|Wednesday, 10-Dec-2008 09:04|
|Fascinating infos regarding breastfeeding|
| Interesting facts that I wanna share with people who read my FP - Taken from The Breastfeeding Mother’s Guide to Making More Milk|
Expressing milk before baby is born
Sue Cox, a midwife and lactation consultant in Australia, recommends an old method that seems to help getting your milk supply off to a good start: removing colostrums during late pregnancy. This method has not been validated scientifically, but at least it can provide colostrum for any supplementation that’s needed. Concern is occasionally voiced that prenatal milk expression could stimulate labor prematurely, but there is no research supporting this, and in fact, women have safely nursed during pregnancy throughout time. However, stop if you have any unusually strong contractions.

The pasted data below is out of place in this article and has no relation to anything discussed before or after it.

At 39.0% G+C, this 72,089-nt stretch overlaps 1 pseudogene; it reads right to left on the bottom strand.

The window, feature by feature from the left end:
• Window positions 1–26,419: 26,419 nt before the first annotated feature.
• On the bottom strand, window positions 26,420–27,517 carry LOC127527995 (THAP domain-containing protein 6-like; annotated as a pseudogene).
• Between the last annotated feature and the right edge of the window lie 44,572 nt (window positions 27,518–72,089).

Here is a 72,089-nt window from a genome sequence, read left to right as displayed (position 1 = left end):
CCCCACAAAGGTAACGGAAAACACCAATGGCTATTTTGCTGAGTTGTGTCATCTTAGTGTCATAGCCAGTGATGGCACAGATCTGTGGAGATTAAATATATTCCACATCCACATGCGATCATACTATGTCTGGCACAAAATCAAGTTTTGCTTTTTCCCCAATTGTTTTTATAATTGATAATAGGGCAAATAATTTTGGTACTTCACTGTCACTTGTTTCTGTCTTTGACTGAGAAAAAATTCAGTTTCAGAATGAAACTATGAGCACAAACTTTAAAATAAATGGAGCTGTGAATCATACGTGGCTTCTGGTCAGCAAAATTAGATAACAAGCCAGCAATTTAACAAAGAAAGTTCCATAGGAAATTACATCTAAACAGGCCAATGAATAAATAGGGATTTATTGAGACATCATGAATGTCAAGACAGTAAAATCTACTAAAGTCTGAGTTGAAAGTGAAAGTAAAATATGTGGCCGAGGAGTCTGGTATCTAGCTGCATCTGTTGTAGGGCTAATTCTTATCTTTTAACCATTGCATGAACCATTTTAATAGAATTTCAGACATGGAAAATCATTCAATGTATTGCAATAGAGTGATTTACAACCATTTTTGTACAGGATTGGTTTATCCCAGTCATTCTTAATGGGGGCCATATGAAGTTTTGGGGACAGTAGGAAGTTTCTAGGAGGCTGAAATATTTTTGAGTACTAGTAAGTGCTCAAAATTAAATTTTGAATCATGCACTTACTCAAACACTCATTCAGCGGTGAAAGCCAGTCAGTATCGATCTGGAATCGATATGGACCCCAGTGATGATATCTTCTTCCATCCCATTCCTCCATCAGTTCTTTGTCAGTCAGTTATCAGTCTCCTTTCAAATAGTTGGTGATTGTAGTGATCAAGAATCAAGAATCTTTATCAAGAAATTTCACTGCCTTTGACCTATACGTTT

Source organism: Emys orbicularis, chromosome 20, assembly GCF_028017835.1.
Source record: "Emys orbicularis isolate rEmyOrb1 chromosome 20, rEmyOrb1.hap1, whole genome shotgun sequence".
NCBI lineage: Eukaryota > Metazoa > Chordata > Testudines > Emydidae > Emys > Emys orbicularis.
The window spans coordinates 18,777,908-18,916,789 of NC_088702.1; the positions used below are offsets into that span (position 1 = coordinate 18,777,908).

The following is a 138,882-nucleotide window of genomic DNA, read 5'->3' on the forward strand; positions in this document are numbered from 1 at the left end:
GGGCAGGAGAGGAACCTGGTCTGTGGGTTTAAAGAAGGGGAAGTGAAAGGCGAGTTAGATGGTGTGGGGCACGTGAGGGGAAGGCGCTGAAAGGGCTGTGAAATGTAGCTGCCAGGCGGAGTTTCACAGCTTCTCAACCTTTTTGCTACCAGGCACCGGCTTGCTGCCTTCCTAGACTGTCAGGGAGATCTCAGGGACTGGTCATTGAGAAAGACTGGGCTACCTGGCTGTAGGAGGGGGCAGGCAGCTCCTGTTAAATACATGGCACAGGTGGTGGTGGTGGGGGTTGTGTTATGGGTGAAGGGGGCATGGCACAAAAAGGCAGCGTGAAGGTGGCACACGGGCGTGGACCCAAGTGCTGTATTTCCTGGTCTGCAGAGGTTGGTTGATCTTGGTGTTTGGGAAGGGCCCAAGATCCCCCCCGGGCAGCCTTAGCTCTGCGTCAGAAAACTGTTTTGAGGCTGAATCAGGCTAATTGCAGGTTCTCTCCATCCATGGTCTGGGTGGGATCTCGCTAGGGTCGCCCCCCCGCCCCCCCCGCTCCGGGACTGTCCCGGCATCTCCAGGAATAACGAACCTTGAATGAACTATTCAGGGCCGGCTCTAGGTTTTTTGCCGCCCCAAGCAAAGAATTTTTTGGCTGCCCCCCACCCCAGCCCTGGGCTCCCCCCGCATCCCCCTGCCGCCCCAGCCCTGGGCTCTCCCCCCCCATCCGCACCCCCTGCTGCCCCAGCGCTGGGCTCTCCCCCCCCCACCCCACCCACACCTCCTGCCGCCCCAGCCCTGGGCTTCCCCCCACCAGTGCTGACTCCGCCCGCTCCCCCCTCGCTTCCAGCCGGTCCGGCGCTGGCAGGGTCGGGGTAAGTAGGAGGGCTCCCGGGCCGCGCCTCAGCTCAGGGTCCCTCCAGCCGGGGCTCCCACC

When Milk seems to Dry Up Overnight
Everything seems to be working until one day the milk seems to start disappearing. The most likely explanation is inadequate development of prolactin receptors due to chronic infrequent feeding; once prolactin levels has dropped, the existing receptors cannot sustain the earlier production level. Milk supply mat rebound with renewed stimulation, but other times it is difficult to resurrect. Feeding more often, possibly coupled with the addition of galactogogue is usually the best strategy for turning things around.
Its belief that drinking more water makes more milk, which is just as wrong; in fact drinking too much water can actually decrease milk production rather than increase it. The body’s reaction to excessive water intake (well beyond thirst) is to dump the excess fluid through the urine in order to maintain the proper electrolyte balance. Water is diverted away from the breast, and lower milk volume can result. The best advice is to drink to thirst.